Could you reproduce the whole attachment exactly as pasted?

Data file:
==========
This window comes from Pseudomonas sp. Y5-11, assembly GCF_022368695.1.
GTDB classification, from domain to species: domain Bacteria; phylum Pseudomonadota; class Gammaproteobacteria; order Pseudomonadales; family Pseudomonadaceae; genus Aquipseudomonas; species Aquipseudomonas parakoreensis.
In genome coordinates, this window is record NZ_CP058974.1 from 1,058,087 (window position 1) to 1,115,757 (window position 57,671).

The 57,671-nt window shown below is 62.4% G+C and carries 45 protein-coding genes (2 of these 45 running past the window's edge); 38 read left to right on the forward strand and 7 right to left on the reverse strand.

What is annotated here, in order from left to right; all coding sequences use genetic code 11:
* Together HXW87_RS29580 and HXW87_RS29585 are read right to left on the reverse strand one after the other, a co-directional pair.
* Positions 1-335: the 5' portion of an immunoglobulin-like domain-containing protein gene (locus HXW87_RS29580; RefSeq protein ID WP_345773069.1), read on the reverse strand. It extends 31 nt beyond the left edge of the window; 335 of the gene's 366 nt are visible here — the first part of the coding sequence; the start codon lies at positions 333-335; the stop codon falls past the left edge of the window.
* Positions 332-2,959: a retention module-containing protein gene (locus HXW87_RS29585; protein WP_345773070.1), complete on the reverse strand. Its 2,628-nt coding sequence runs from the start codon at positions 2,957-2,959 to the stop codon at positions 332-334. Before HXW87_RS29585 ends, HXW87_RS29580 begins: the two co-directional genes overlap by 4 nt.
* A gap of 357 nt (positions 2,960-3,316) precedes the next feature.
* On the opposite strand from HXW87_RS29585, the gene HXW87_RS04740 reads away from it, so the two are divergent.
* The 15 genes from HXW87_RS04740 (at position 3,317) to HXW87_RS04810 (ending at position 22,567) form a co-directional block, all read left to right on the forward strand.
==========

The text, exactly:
This window comes from Pseudomonas sp. Y5-11, assembly GCF_022368695.1.
GTDB classification, from domain to species: domain Bacteria; phylum Pseudomonadota; class Gammaproteobacteria; order Pseudomonadales; family Pseudomonadaceae; genus Aquipseudomonas; species Aquipseudomonas parakoreensis.
In genome coordinates, this window is record NZ_CP058974.1 from 1,058,087 (window position 1) to 1,115,757 (window position 57,671).

The 57,671-nt window shown below is 62.4% G+C and carries 45 protein-coding genes (2 of these 45 running past the window's edge); 38 read left to right on the forward strand and 7 right to left on the reverse strand.

What is annotated here, in order from left to right; all coding sequences use genetic code 11:
* Together HXW87_RS29580 and HXW87_RS29585 are read right to left on the reverse strand one after the other, a co-directional pair.
* Positions 1-335: the 5' portion of an immunoglobulin-like domain-containing protein gene (locus HXW87_RS29580; RefSeq protein ID WP_345773069.1), read on the reverse strand. It extends 31 nt beyond the left edge of the window; 335 of the gene's 366 nt are visible here — the first part of the coding sequence; the start codon lies at positions 333-335; the stop codon falls past the left edge of the window.
* Positions 332-2,959: a retention module-containing protein gene (locus HXW87_RS29585; protein WP_345773070.1), complete on the reverse strand. Its 2,628-nt coding sequence runs from the start codon at positions 2,957-2,959 to the stop codon at positions 332-334. Before HXW87_RS29585 ends, HXW87_RS29580 begins: the two co-directional genes overlap by 4 nt.
* A gap of 357 nt (positions 2,960-3,316) precedes the next feature.
* On the opposite strand from HXW87_RS29585, the gene HXW87_RS04740 reads away from it, so the two are divergent.
* The 15 genes from HXW87_RS04740 (at position 3,317) to HXW87_RS04810 (ending at position 22,567) form a co-directional block, all read left to right on the forward strand.